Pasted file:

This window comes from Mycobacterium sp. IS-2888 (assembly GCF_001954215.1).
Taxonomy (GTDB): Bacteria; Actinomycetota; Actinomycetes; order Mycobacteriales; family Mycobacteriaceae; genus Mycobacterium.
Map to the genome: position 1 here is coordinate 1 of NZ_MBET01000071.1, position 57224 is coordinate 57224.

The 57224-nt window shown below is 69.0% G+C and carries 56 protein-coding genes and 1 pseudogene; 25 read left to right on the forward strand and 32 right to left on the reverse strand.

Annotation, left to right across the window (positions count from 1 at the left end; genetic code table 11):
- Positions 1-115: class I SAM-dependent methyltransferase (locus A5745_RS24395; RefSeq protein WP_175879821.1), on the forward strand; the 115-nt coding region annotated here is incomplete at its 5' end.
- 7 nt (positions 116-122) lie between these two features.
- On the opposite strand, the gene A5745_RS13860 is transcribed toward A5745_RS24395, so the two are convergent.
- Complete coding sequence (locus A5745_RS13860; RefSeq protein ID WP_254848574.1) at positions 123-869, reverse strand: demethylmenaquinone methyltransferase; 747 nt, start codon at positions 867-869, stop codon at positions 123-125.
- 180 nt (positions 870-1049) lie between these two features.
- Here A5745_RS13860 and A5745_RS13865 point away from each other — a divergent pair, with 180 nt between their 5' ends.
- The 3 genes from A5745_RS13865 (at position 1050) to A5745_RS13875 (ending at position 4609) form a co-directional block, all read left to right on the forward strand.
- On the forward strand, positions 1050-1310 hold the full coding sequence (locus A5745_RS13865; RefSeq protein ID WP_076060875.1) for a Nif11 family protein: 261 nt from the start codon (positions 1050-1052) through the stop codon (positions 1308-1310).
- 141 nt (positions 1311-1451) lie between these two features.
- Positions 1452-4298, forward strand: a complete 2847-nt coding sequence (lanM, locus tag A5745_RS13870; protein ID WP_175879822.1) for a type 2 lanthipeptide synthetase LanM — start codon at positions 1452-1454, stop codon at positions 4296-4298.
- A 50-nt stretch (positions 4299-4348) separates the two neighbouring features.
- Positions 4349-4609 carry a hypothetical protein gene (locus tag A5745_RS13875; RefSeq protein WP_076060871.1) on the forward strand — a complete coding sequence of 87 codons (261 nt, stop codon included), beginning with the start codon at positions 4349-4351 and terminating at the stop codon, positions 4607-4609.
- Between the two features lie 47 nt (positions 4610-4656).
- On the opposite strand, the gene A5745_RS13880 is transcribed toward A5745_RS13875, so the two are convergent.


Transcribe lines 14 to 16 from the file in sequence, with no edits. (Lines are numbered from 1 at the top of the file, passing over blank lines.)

- 141 nt (positions 1311-1451) lie between these two features.
- Positions 1452-4298, forward strand: a complete 2847-nt coding sequence (lanM, locus tag A5745_RS13870; protein ID WP_175879822.1) for a type 2 lanthipeptide synthetase LanM — start codon at positions 1452-1454, stop codon at positions 4296-4298.
- A 50-nt stretch (positions 4299-4348) separates the two neighbouring features.